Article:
BASL objects to use of PTA


The Bar Association of Sri Lanka (BASL) called upon the President and the law enforcement authorities to refrain from using the Prevention of Terrorism Act (PTA) to arrest and detain persons who have been involved in anti-Government protests and to immediately rescind the Detention Orders.

BASL, citing a statement issued by the Sri Lanka Police that certain suspects are currently detained in relation to incidents which occurred during the protests from 9 April 2022, noted that since then Detention Orders for 90 days, have been issued, signed by the President in his capacity as the Minister of Defence detaining three protesters under Section 9 of the PTA.

They observed that detention may result in the detainee being subject to torture and inhuman treatment.

“The PTA is a draconian piece of legislation, which gives wide powers to the Executive to arrest and detain persons for a lengthy period of time. Although Detention Orders are amenable to the Fundamental Rights and Writ Jurisdictions of the apex courts, they are not subject to regular judicial supervision unlike instances of arrests and detention under the general law,” BASL noted.

It was stated that administrative detention confers the Executive with wide powers over the freedom of physical liberty of a person and lengthy detention periods without judicial supervision go against internationally accepted standards of protections of human rights.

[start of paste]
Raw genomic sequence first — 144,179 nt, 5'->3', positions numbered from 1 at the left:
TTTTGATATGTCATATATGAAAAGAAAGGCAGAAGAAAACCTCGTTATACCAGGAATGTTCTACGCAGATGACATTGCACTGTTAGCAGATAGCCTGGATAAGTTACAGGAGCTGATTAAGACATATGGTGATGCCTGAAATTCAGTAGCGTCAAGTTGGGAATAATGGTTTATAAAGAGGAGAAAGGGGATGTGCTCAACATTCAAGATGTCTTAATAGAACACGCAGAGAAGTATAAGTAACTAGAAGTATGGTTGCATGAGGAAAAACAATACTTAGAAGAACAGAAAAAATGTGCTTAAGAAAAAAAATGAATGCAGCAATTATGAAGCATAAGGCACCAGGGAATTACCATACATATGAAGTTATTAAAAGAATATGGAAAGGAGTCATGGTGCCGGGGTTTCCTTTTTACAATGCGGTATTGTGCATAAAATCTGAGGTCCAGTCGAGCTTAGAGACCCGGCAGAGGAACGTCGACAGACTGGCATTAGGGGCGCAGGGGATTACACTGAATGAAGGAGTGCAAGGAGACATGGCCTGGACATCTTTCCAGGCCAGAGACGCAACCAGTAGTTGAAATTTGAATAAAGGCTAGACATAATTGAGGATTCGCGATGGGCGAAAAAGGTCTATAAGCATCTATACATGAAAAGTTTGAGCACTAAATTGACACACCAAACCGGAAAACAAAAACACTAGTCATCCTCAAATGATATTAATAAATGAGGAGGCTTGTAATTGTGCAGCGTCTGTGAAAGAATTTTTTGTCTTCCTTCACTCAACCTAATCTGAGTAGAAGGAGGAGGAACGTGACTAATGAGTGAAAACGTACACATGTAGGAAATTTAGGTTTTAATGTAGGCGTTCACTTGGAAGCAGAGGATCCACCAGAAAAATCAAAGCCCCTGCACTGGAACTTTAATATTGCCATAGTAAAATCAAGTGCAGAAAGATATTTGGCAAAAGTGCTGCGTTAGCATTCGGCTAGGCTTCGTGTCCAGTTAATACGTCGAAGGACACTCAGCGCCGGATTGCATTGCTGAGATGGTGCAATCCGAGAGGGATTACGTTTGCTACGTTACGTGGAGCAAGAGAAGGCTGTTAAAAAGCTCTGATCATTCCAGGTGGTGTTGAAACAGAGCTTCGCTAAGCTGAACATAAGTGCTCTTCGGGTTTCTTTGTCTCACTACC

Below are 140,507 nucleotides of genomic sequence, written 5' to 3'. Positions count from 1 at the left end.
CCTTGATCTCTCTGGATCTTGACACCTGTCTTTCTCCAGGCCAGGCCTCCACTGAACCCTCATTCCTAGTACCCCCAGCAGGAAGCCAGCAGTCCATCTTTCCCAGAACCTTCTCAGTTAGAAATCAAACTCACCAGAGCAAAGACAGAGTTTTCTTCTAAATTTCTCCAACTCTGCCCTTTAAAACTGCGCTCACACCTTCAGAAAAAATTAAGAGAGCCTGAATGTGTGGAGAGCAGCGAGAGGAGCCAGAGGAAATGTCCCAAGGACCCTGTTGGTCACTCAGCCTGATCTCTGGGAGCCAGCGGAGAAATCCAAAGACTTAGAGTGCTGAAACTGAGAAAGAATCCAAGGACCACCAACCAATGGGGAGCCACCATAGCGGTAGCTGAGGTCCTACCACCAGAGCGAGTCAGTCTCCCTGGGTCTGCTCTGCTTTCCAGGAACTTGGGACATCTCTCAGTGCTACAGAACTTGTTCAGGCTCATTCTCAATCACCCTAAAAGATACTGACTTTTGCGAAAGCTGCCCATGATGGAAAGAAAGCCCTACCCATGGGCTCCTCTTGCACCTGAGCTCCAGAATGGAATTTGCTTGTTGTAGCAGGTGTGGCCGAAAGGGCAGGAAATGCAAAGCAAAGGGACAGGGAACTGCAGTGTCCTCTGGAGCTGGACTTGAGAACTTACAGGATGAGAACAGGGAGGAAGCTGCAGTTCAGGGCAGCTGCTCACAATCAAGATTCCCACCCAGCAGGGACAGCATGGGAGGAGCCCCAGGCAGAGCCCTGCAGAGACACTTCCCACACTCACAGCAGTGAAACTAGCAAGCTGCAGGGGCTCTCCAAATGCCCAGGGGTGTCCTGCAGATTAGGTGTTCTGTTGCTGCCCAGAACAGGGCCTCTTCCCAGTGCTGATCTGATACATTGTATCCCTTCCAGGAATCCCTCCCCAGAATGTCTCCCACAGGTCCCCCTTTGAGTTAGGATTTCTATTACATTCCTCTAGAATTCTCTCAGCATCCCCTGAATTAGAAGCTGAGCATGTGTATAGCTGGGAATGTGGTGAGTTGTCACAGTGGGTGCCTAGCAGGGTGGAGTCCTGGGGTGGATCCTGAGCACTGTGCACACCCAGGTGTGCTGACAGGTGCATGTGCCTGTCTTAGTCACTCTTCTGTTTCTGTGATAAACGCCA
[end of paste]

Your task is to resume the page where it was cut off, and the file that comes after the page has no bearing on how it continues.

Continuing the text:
The provisions of the PTA must be resorted to only in very exceptional circumstances where there is manifest evidence indicative of a terrorist dimension that would make resort to its use justifiable, BASL noted.

The PTA was intended to address situations of terrorism and never to address offences which may have occurred during the expression of dissent against the Government such as protests for which there exist the ordinary law of the land including the Penal Code, they said.

BASL noted that the PTA is now being used despite assurances by the Government of Sri Lanka (GOSL) that it was implementing a moratorium on the use of the PTA.

BASL added that the use of the PTA has been seen as a matter of concern in granting to Sri Lanka an extension of the GSP+ by the European Union adding that abuse of the PTA has also been raised time and again at the United Nations Human Rights Council in Geneva.

“In these circumstances and in the absence of a clear definition of terrorism in the PTA, there is a grave danger of it being abused to stifle legitimate expressions of dissent and to target persons who exercise their democratic rights including the freedoms of speech and expression, peaceful assembly, and association,” BASL emphasised.